In fact, many job developments will favor women, who are less likely to work in declining industries such as manufacturing and agriculture. The BLS estimates that the category of “professional and related occupations,” a catchall encompassing much white-collar work, will grow faster than average, and women make up 57 percent of this group, largely because we have improved our training and education credentials in a way that men have not. Women, who now earn the majority of postsecondary degrees, have positioned themselves to defy the decline in midlevel spots by hoisting themselves into higher-tier jobs rather than slipping, as many men have, into the lower tier.
Also safe: jobs that require physical presence—retail, teaching, public safety, medical work, waiting tables. Similarly, the more a job calls for creative thought, “the less susceptible” it will be to being offshored or automated, says Michael Wolf, a BLS economist. More broadly, there will be demand for white-collar workers capable of gathering, analyzing, projecting and otherwise making sense of the rising tide of information that is engulfing us—Big Data, as it’s called. These skills come down to the ability to sort, to graph, to perceive patterns in numbers, to not only collect and manipulate statistics but also comprehend their underlying message and to develop strategies based on that understanding.
“One of the hottest job categories expected to grow in percentage terms is market research analyst,” says Edwin Koc, who tracks trends in hiring as director of strategic and foundation research at the National Association of Colleges and Employers. “If you combine that with accountants—who are always at the top of the list—you really understand the need for businesses to both develop data and analyze it.” People who possess quantitative skills have a clear advantage in the marketplace, he continues, but even more valuable to employers are people who can be creative as well as analytic. “That requires a deeper understanding of the economy, business in general and the world,” says Koc. “That’s going to be perhaps the biggest change that will occur in the future. How you develop that skill set—that combination of creativity and analytic ability—is going to be the question.”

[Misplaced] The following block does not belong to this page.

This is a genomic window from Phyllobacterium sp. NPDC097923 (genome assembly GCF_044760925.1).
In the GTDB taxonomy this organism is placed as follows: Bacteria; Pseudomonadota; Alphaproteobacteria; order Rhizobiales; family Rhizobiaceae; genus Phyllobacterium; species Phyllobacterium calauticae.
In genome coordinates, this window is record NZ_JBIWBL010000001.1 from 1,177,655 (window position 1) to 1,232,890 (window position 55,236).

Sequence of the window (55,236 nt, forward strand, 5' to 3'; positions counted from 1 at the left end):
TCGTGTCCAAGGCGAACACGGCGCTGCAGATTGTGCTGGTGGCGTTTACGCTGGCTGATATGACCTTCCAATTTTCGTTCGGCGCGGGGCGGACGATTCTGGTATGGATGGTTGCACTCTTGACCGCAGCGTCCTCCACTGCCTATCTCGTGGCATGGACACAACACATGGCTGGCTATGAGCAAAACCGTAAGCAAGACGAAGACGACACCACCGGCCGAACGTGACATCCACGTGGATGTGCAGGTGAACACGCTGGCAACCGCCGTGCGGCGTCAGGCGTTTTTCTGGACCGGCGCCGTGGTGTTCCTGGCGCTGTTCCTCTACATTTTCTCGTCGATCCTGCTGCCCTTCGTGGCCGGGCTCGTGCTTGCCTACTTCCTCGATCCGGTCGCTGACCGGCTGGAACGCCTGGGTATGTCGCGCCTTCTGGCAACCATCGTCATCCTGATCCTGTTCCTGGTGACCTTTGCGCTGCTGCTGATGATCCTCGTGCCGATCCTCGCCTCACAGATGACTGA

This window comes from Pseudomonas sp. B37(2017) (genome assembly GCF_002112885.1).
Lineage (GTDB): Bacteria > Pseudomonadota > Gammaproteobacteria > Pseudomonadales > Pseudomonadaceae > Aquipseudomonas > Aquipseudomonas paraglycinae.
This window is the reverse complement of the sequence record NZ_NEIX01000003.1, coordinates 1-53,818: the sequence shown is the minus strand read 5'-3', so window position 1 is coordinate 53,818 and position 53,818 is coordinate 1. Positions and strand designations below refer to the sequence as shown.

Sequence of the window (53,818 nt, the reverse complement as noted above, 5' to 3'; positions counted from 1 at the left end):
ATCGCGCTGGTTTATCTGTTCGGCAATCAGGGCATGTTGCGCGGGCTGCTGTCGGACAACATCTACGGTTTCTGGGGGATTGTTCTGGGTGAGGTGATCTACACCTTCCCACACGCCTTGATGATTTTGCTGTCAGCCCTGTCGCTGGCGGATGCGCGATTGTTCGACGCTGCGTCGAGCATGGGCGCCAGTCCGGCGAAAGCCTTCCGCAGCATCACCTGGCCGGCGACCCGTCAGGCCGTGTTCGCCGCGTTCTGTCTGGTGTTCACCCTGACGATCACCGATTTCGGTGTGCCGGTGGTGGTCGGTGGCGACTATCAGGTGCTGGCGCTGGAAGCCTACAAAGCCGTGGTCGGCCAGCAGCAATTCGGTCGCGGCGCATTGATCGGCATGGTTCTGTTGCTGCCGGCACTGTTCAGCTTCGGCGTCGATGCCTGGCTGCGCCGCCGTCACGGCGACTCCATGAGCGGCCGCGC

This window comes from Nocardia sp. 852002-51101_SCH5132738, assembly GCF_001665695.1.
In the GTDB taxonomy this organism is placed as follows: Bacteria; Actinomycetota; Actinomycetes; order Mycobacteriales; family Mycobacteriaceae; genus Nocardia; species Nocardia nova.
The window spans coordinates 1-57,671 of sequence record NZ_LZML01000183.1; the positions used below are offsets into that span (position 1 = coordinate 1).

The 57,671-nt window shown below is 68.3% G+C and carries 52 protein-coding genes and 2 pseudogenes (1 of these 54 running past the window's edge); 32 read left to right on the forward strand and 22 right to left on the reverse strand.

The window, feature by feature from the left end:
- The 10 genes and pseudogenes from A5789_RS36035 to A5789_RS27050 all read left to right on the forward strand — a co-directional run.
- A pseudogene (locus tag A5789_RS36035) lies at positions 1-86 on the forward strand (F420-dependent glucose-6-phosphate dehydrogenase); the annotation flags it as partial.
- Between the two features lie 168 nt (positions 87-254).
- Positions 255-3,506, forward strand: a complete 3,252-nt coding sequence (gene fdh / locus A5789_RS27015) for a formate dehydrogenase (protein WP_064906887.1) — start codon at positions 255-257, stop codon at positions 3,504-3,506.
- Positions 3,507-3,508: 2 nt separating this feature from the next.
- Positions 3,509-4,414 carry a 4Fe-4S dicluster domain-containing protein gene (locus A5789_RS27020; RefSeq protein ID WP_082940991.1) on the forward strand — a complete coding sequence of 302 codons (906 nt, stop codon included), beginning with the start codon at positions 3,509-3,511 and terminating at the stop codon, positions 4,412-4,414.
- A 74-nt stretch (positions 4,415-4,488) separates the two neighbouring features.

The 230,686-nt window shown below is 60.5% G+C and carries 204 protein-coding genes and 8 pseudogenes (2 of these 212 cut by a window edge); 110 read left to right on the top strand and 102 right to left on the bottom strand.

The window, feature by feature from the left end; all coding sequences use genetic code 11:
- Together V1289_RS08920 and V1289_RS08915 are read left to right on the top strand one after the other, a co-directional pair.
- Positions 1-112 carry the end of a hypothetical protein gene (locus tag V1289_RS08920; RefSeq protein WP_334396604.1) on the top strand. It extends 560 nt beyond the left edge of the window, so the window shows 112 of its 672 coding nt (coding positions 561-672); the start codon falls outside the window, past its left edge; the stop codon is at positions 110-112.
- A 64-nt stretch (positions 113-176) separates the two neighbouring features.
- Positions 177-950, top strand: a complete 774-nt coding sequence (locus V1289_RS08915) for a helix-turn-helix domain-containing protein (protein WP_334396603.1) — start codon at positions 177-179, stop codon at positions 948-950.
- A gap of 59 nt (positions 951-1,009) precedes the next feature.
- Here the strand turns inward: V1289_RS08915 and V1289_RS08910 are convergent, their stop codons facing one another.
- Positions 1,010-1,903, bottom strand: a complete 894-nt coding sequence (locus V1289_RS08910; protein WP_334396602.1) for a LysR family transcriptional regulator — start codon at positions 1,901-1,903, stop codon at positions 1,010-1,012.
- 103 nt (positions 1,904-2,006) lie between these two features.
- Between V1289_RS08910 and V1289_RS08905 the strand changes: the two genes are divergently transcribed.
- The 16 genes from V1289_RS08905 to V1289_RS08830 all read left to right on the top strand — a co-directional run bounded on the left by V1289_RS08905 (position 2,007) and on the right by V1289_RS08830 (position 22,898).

Contrary to popular belief, we are not becoming a gig-economy nation powered by an army of the pajama-clad self-employed. The BLS projects that the number of self-employed workers will grow more slowly than that of wage and salaried employees. Yet we won’t have the corporate identities our grandfathers did: Our economy is transitioning from the old lifetime-employment model to one in which your job and even your company are likely to disappear in five or 10 years. This means institutions may not invest in training for workers’ long-term future. “A lot of people are functioning as free agents, psychologically, in terms of their attachment to work,” says John Dorrer, program director at Jobs for the Future.
In addition, the baby boomers and those born in the early years of Generation X will be altering the landscape in another way: A decade from now, there will be a surge of workers ages 55 and up. Until recently, it was expected that boomers would retire en masse. “People were predicting a retirement tsunami,” says Lynn, “but it hasn’t happened.” What seems likely is that some boomers will stay in their jobs longer than expected; others will retire but return as contract workers. Of course, there are so many boomers that if only a small percentage retires, there will still be lots of openings for younger Gen Xers, as well as for the millennials coming up behind them.